As a former salesperson, I can honestly tell you that there’s nothing more frustrating than having your sales manager ask you to “sell the value.” I’d tell him I lost the deal because our price was $2,000 higher, and he’d immediately jump into his coaching role – which always amounted to three simple words: “Sell the value.” I remember the countless times I’d hear this and roll my eyes, thinking, “If I knew how to sell the value, I wouldn’t be sitting here listening to you tell me to sell the value.”

Ironically, several years later, as a sales manager, I offered that same advice to one of my salespeople. I watched his body language change as I delivered the message and realized he had no idea what I meant. He understood the need to “sell the value” but didn’t know how to do it and couldn’t even define what “value” was.  

It's been my experience that most salespeople understand what “value” is. They know it when they see it and can describe how they attempt to sell it, but many struggle to define it measurably. This struggle is a bad indication, because if salespeople can’t explain it, how can they be expected to sell it and use it to help justify their higher price?

IRE 2023 Session Preview

Title: Why People Buy
Speaker: John DeRosa, Director of Contractor Training, SRS Distribution
Date: Wednesday, March 8, 9:30-11 a.m.
Room: C156

Value Defined

I define value with a simple formula: Total Value = Need + Perceived Value.

This definition is helpful because it complements the sales process and justifies the reasons salespeople need to secure the following commitments from their prospects:

  1. The first is the need commitment. Does the prospect recognize they have a problem, and are they committed to solving it? How often have we heard the prospect tell us they wanted to wait until spring or wait until the next storm so they can file an insurance claim? These objections result from the salesperson failing to establish a need and secure the necessary need commitment. The need is critically important to the value we are attempting to sell. If the prospect doesn’t see any need to do the work, they’re not likely to get on your schedule – let alone pay your higher price.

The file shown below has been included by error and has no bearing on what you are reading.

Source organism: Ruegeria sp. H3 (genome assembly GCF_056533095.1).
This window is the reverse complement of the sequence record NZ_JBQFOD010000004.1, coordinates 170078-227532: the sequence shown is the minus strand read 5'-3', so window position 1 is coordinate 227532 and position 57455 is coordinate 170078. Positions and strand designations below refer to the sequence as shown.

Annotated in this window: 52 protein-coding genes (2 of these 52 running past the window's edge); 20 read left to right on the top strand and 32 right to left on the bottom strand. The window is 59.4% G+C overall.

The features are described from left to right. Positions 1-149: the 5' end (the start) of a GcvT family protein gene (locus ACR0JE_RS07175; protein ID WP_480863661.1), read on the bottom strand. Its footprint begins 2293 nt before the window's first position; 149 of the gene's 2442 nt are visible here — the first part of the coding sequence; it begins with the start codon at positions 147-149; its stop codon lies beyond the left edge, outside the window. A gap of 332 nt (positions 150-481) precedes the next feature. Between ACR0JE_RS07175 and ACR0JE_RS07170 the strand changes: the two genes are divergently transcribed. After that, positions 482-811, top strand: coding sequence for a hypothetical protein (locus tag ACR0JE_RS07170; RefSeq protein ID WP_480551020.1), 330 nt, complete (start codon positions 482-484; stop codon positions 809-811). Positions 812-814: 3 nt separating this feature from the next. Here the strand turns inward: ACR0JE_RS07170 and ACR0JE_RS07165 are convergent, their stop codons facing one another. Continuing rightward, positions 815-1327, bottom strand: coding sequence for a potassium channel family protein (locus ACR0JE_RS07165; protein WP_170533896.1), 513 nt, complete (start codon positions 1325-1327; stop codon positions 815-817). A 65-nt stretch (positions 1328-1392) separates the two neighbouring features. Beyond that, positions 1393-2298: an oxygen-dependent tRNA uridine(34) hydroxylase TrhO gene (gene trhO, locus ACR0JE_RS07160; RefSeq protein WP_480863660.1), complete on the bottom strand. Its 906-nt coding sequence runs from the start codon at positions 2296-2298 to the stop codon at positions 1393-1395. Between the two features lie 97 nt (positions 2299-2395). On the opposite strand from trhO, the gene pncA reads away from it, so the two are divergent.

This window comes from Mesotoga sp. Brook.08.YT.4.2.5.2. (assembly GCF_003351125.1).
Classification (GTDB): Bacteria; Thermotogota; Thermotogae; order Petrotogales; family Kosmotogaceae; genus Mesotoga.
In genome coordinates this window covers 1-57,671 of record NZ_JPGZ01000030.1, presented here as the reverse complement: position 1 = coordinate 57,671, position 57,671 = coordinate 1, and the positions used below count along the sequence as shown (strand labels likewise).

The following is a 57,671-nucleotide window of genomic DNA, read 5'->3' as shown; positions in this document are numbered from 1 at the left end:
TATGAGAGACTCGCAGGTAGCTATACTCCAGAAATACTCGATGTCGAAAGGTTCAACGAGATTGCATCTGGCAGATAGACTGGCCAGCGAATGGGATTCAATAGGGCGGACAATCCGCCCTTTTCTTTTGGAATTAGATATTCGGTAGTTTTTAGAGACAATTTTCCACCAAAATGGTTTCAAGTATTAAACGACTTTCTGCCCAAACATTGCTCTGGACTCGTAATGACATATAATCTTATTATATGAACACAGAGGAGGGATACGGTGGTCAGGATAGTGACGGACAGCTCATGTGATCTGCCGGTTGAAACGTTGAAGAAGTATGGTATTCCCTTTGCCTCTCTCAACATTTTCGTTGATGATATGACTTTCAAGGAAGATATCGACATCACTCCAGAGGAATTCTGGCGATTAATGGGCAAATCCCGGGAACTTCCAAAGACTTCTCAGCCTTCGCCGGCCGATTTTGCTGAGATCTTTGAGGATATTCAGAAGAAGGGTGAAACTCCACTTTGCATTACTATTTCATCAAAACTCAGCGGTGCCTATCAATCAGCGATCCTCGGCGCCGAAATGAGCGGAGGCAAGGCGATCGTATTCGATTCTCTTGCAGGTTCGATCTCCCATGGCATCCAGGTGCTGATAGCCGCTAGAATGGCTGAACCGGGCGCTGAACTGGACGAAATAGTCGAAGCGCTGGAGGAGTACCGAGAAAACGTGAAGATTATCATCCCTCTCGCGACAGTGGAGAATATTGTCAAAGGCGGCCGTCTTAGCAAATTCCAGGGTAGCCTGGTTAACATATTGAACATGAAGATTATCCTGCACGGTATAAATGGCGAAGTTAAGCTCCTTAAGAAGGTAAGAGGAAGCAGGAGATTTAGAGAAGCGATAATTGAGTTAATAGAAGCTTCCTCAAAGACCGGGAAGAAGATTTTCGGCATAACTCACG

2. The second is the company commitment. By coaxing the prospect to tell you they want to work with you and share why they feel that way, you increase your perceived value and add context to your selling price. This is one of the reasons I’m a huge stickler for offering a short presentation that gets the prospect emotionally connected to your company.   
  3. The third is product commitment. This area is where salespeople need to differentiate by not offering a product presentation focused only on the brands they use. The product presentation needs to engage the prospect by giving options that connect them emotionally to their project. The more the prospect wants and commits to the product, the greater the perceived value of doing business with you.
  4. Price is the fourth and final commitment – which paves the way for us to sell the project. At this point, we’ve removed every possible objection, and the final decision comes down to affordability.

If you want to sell your price and escape the price-driven sale, you need to follow a process focused on increasing the total value of doing business with you. I don’t mean to oversimplify this, but if you look at what we’ve just described, we use the process to get the prospect to tell us, “I want to do the work, I want your company to do it, and I want the products you’re using.” As we secure these commitments, the more the total value increase as does the likelihood of you being paid the price you deserve.

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